Michael F. Palopoli

Associate Professor of Biology

Michael F. Palopoli

Contact Information


Druckenmiller Hall - 130D

Teaching this semester

BIOL 2316. Evolution

Michael Palopoli
Examines one of the most breathtaking ideas in the history of science -- that all life on this planet descended from a common ancestor. An understanding of evolution illuminates every subject in biology, from molecular biology to ecology. Provides a broad overview of evolutionary ideas, including the modern theory of evolution by natural selection, evolution of sexual reproduction, patterns of speciation and macro-evolutionary change, evolution of sexual dimorphisms, selfish genetic elements, and kin selection. Laboratory sessions are devoted to semester-long, independent research projects.


  • B.S. Psychology, University of Michigan, 1987
  • M.S. Biology, University of Michigan, 1989
  • Ph.D. Ecology and Evolution, University of Chicago, 1995

Teaching Area

  • Evolutionary Biology

Research Interests

  • My teaching and research interests are centered within the field of evolutionary genetics. Current research projects include: testing models of antagonistic coevolution by studying populations of nematodes that have evolved under different mating conditions; developing transgenic technology in fruit flies in order to test hypotheses about the function of non-coding DNA (collaboration with Jack Bateman); and using mitochondrial genome sequences to investigate the coevolutionary relationships between follicle mites and their mammalian hosts.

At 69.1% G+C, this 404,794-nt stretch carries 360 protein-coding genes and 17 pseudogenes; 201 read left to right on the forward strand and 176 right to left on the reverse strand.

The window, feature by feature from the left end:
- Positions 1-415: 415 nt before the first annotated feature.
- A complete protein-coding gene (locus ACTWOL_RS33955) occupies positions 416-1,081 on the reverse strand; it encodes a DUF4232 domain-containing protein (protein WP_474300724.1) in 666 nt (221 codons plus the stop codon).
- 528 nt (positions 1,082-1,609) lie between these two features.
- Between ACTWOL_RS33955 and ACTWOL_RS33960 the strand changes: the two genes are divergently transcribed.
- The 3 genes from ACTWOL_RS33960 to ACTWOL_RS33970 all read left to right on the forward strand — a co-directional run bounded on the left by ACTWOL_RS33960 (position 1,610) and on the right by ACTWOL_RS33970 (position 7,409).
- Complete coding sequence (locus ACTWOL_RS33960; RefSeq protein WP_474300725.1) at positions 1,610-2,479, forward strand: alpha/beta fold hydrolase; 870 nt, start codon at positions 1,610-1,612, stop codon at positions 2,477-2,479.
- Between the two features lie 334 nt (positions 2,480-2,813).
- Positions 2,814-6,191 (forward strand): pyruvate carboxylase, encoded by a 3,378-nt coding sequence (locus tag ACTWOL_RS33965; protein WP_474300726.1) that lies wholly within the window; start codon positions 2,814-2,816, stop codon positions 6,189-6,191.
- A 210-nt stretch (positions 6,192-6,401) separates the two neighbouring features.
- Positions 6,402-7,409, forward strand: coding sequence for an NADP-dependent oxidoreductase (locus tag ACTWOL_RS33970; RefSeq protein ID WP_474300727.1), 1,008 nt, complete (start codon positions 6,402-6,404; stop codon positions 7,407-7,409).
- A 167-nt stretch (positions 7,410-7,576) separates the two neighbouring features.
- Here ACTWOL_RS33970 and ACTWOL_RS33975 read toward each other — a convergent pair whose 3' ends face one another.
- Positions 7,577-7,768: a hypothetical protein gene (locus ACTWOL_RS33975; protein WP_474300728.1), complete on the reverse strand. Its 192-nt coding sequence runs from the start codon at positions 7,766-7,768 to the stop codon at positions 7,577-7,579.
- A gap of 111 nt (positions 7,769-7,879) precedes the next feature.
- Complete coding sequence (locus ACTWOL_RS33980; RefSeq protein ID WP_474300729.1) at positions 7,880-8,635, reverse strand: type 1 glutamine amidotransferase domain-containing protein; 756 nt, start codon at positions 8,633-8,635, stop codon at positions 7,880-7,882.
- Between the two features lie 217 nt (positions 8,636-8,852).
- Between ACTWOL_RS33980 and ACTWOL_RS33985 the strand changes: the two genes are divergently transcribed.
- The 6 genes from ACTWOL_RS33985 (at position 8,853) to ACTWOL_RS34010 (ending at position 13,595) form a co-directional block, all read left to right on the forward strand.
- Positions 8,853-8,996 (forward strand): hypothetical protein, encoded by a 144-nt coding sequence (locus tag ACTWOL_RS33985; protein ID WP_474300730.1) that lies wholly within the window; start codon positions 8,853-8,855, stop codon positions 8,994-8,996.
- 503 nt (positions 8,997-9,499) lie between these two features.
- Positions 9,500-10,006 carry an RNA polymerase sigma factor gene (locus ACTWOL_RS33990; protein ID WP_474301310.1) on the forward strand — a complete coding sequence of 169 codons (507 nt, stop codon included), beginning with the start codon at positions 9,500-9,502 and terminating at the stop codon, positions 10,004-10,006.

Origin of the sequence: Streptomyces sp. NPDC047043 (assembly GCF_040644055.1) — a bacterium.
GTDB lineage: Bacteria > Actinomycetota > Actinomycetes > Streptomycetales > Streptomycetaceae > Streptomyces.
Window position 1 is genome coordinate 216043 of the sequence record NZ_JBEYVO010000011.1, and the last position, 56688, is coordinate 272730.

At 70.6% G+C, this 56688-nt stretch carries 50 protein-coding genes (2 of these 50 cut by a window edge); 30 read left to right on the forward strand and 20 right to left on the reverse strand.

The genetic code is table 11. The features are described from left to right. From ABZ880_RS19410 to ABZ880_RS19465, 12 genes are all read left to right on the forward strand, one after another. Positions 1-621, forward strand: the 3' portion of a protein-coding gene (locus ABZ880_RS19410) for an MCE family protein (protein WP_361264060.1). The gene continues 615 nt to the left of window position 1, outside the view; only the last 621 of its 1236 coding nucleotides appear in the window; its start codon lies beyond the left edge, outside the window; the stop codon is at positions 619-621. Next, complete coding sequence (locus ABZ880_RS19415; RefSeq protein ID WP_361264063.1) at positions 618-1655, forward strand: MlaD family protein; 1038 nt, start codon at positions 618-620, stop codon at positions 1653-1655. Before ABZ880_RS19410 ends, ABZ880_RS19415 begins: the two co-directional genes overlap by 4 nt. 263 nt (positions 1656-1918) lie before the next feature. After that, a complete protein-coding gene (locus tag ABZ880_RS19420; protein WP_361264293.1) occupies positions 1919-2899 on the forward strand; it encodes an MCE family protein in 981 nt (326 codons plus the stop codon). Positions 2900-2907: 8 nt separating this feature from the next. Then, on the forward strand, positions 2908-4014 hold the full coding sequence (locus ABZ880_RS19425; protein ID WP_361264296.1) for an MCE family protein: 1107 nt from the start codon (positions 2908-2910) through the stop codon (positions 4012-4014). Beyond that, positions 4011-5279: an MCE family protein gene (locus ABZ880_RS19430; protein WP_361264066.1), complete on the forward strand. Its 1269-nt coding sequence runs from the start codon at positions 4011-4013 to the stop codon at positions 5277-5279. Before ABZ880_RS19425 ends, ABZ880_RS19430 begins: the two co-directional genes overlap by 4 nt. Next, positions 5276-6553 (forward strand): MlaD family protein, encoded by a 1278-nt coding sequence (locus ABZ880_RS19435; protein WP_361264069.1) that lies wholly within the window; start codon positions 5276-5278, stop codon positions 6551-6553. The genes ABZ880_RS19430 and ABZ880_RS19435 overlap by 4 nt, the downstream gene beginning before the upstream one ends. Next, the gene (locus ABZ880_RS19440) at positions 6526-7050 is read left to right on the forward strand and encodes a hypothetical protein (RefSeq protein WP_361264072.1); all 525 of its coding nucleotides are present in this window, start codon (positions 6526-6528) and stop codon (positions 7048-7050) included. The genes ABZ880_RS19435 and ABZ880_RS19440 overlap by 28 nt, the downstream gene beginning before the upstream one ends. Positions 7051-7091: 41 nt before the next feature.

Selected Publications

(* indicates Bowdoin College undergraduate coauthor)

Palopoli MF, Peden C, Woo C*, Akiha K*, Ary M, Cruze L, Anderson JL, and Phillips PC. 2015. Natural and experimental evolution of sexual conflict within Caenorhabditis nematodes. BMC Evol Biol 15:93

Palopoli MF, Minot S*, Pei D*, Satterly A*, and Endrizzi J*. 2014. Complete mitochondrial genomes of the human follicle mites Demodex brevis and D. folliculorum: novel gene arrangement, truncated tRNA genes, and ancient divergence between species. BMC Genomics 15:1124.

Bateman JR, Palopoli MF, Dale ST*, Stauffer JE*, Shah AL*, Johnson JE, Walsh CW*, Flaten H*, and Parsons CM*. 2013. Captured segment exchange: a strategy for custom engineering large genomic regions in Drosophila melanogaster. Genetics 193:421-30.

Palopoli MF, Rockman MV, TinMaung A*, Ramsay C*, Curwen S*, Aduna A*, Laurita J*, and Kruglyak L. 2008. Molecular basis of the copulatory plug polymorphism in Caenorhabditis elegans. Nature 454: 1019-1022.)

Prachumwat A*, DeVincentis L*, and Palopoli MF. 2004. Intron size correlates positively with recombination rate in Caenorhabditis elegans. Genetics 166:1585-90.

Graustein A*, Walters J*, Gaspar J*, and Palopoli MF. 2002. Levels of DNA polymorphism vary with mating systems in the nematode genus Caenorhabditis. Genetics 161: 99-107.

Suzuki Y* and Palopoli MF. 2001. Evolution of insect abdominal appendages: Are prolegs homologous or convergent traits? Development, Genes, and Evolution 211: 486-492.
Suzuki Palopoli2001

Palopoli MF. 2000. Genetic partners in crime: Evolution of an ultraselfish supergene that specializes in sperm sabotage. Pp. 113-116 in Wolf, J, ED Brodie III, and MJ Wade, (eds.) Epistasis and the Evolutionary Process. Oxford Press, Oxford.

Palopoli MF and Patel NH. 1998. Evolution of the interaction between Hox genes and a downstream target. Current Biology 8: 587-590.

yoda - used with permission